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Books We Like

Published 9/8/2014 by Tom Wells

Books We Like

When I was asked to write another "Books we like" column I was thrilled! As I have mentioned previously, I love to read books from all time periods and genres, and I love to talk about books, recommend titles and authors and learn about new authors to try. One of my earliest memories is being read to by my Mom or older brother, and it is my opinion that any book worth reading should be shared either by reading aloud or by recommending and making the book available to them. If you haven't had the privilege of being read to, it's not too late. An audiobook read by an excellent narrator is an experience not to be missed. Feel free to ask for recommendations if you are new to the world of audiobooks or would just like to talk about books in general.

I've decided to talk about some of my favorite historical fiction authors, titles and series. My first introduction to historical fiction was The Scottish Chiefs by Jane Porter. At age 6 or 7 this was an amazing journey that was to be repeated several times through the years and set my sights on similar themes and topics in the years to come. ,The Scottish Chiefs was a breathtakingly beautiful romanticized version of the life of William Wallace. Full of adventure, suspense, heroic actions, and honor (something lacking in many stories of today). I highly recommend this book to readers of all ages and men and women alike. After reading this book, I read nearly every book of Scottish historical fiction (and nonfiction) I could get my hands on, especially ones about William Wallace and Robert Bruce.

One of my recent and most favorite authors of Scottish historical fiction (with a twist) is Diana Gabaldon. Her Outlander series tells the adventures of Claire Randall, a World War II era English nurse. While on a sort of second honeymoon with her husband Frank Randall, in the Scottish Highlands after the war, Claire visits the Standing Stones at Craig na Dun and while gathering herbs and wildflowers steps through two of the stones and disappears. She reappears to her horror and dawning apprehension 200 years earlier in the middle of the Scottish Uprising of the 1740s. Her story, an amazing adventure and romance with one small caveat (her knowledge of the future) is basically Scottish historical fiction set in the Scottish Highlands during the Uprising, and continues in Paris, the West Indies, and eventually the American colonies (specifically North Carolina between Wilmington and High Point) before, during and after the American Revolution. This series, beginning with Outlander and continuing with Dragonfly in Amber, Voyager, Drums of Autumn, Fiery Cross, A Breath of Snow and Ashes, An Echo in the Bone, and most recently Written in my Own Heart's Blood, are some of the most amazing books you will ever read.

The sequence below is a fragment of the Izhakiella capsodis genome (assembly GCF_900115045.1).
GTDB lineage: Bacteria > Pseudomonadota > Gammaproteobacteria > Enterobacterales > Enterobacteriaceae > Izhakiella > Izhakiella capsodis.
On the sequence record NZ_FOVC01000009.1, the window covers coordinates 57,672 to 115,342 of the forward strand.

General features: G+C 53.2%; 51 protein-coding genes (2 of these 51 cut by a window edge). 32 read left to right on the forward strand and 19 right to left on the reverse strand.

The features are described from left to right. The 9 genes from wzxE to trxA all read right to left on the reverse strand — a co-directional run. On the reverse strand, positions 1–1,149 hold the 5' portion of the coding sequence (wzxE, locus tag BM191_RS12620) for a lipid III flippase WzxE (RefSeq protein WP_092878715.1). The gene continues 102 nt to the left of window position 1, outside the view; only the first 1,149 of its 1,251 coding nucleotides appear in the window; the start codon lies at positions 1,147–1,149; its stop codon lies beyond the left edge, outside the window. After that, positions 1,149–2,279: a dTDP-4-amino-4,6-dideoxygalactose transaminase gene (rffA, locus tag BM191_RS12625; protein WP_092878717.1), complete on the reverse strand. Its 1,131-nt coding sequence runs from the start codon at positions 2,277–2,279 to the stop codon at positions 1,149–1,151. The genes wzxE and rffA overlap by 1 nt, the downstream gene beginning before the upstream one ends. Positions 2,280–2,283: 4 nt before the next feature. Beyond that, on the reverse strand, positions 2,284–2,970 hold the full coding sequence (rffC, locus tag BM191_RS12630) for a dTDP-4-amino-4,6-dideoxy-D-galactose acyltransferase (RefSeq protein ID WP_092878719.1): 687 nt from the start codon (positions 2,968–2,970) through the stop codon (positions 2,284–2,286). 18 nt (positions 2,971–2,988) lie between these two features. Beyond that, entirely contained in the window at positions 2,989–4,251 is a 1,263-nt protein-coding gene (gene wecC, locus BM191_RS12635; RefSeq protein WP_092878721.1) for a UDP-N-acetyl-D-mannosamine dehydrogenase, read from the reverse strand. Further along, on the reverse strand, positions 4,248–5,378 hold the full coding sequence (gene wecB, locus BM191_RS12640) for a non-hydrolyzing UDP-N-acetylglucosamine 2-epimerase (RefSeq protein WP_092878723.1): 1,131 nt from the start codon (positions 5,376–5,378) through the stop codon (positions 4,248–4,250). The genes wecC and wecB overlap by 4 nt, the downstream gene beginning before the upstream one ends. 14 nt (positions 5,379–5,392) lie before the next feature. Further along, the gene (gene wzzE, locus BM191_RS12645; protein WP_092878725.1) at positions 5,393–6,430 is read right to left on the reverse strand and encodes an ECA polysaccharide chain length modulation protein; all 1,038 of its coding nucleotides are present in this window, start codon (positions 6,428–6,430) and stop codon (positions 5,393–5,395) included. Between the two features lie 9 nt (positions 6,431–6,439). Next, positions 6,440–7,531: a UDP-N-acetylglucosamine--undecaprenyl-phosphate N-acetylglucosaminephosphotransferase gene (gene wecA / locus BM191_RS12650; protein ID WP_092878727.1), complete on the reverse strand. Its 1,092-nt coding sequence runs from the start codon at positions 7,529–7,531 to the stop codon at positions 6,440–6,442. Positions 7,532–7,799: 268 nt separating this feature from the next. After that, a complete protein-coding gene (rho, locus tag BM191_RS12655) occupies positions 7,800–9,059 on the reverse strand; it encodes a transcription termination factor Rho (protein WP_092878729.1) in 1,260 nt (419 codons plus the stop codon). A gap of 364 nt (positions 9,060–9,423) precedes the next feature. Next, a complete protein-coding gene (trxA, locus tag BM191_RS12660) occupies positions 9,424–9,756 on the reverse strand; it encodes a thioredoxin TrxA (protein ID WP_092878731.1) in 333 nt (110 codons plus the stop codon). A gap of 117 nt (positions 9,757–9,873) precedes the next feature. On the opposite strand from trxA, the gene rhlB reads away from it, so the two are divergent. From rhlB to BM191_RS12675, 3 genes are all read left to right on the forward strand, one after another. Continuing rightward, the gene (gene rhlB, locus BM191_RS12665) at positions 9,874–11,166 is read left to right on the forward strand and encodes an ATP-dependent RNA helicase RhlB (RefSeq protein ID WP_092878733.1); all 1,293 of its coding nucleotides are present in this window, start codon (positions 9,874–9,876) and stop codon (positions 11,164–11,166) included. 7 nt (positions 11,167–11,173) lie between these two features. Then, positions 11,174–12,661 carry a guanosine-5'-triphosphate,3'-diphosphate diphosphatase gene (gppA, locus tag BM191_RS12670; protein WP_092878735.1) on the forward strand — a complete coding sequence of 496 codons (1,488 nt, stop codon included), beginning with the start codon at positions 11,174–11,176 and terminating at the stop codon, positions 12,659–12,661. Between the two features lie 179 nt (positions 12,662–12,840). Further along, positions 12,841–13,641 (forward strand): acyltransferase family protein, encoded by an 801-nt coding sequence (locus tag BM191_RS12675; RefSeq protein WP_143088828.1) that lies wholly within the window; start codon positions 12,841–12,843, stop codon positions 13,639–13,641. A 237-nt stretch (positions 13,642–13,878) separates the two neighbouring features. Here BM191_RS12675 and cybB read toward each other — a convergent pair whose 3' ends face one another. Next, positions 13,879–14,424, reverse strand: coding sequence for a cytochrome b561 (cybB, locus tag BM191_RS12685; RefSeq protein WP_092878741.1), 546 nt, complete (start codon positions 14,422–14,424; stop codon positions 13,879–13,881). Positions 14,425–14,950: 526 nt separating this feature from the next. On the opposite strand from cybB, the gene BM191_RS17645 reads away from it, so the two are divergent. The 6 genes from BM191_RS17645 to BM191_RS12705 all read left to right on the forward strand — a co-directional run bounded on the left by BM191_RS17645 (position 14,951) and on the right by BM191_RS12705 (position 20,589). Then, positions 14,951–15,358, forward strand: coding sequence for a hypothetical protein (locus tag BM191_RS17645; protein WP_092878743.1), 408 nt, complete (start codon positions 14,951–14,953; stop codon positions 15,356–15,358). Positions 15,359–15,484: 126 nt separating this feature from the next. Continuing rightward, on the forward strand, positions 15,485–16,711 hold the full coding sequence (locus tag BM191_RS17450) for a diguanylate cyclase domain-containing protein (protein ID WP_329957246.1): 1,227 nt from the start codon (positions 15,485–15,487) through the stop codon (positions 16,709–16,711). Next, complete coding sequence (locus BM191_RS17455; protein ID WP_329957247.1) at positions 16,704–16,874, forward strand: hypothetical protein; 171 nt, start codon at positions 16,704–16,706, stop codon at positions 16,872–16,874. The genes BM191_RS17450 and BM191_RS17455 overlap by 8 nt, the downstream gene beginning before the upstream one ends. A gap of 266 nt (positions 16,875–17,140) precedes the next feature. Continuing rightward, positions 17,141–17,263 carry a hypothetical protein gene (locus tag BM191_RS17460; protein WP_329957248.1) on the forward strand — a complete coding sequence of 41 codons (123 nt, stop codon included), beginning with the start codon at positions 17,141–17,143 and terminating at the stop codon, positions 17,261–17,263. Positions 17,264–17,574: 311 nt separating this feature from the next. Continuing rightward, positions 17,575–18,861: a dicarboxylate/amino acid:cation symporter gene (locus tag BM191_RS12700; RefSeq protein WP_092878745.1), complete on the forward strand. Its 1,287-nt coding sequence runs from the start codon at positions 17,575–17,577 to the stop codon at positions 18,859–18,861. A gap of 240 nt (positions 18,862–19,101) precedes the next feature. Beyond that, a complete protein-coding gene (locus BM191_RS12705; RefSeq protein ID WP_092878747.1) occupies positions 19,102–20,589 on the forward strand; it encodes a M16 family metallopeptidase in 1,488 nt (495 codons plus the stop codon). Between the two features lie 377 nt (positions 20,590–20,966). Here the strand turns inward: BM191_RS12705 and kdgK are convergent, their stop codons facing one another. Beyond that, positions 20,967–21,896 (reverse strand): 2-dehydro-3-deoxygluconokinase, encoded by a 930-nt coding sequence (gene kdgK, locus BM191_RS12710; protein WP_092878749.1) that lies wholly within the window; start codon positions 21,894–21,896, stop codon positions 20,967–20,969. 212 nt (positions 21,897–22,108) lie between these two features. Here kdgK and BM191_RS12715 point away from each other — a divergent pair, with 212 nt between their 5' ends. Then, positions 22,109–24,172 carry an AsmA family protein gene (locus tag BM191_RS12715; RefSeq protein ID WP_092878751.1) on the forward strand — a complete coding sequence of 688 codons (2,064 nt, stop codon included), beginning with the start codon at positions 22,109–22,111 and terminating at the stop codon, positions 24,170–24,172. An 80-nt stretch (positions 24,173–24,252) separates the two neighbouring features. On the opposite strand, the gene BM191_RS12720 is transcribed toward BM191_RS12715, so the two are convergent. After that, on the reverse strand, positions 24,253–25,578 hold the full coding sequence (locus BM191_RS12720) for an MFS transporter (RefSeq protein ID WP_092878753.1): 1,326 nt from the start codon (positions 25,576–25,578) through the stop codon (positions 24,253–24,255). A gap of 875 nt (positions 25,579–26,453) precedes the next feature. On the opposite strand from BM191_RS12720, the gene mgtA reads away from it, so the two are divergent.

Once in a while I'll read a book that I enjoy so much I don't want it to end. Never before has that been true of every book in a series. My only complaint to the author is that we have to wait so long in between books. The author has appeased her readers' insatiable appetite for "all things Outlander" by creating a TV series based on her books on the STARZ network. She is covering the first book in 16 episodes and plans to do them all. I've watched the first episode and although the cast may not be exactly as envisioned by her readers, it is amazingly close to the book and a true pleasure for any fan of the series.

In addition to reading most of the classics at an early age, I was also introduced to the historical fiction of Zane Grey and Louis L'Amour. Most of these were western or early English or American history novels, but one of my all time favorites is The Walking Drum by Louis L'Amour. This is a novel of epic proportions set in the days of the Crusades. It is the heroic tale of a young man, Mathurin Kerbouchard, son of a famous corsair, trained by his mother's family in the secret Druidic traditions. Blessed with a fantastic memory and an amazing aptitude for language learning, Kerbouchard embarks on a fantastic journey of discovery, knowledge, romance, and adventure, learning and growing from whatever obstacles he encounters, his ultimate goal is to discover whether his father still lives, and if he does to rescue him.

His quest takes him from the amazingly literate Arab world of that day(1060's A.D.) where the city of Cordoba had at one time at least 90 public libraries. Scholars and scholarship were highly revered and learning of all kinds was encouraged across the cities of Europe and Asia with merchant caravans, and on across the far Steppes to deadly encounters with Mongol horsemen and beyond to Kiev, Constantinople and the Byzantine empire. This is one of L'Amour's finest works, it was brilliantly researched and is historically accurate. You'll learn more in a fun way from this book than in a whole year of "History of Western Civilization" in college.

From the adventure stories of L'Amour I went on to explore historical fiction adventure and war stories from every era, with my favorite periods being the Scottish wars, the Napoleonic wars, the American Revolution, Civil War, and both World Wars. I have a special interest in naval fiction of all time periods. Some of my favorite naval fiction writers are C.S. Forester's Horatio Hornblower novels, Patrick Obrian's Aubrey and Maturin novels, Dewey Lambdin's Alan Lewrie Adventures, Alexander Kent's Bolitho novels, James L. Nelson's Isaac Biddlecomb novels, Douglas Reeman's submarine stories, and World War II adventure stories by Alistair Maclean and Jack Higgins.

I'll be glad to discuss historical fiction writers and stories with anyone at any time. As the guys at "Books for Dudes" (our laid back book club for men) will attest, I usually share at least one book from that genre at every meeting. Thanks for the opportunity to share with you.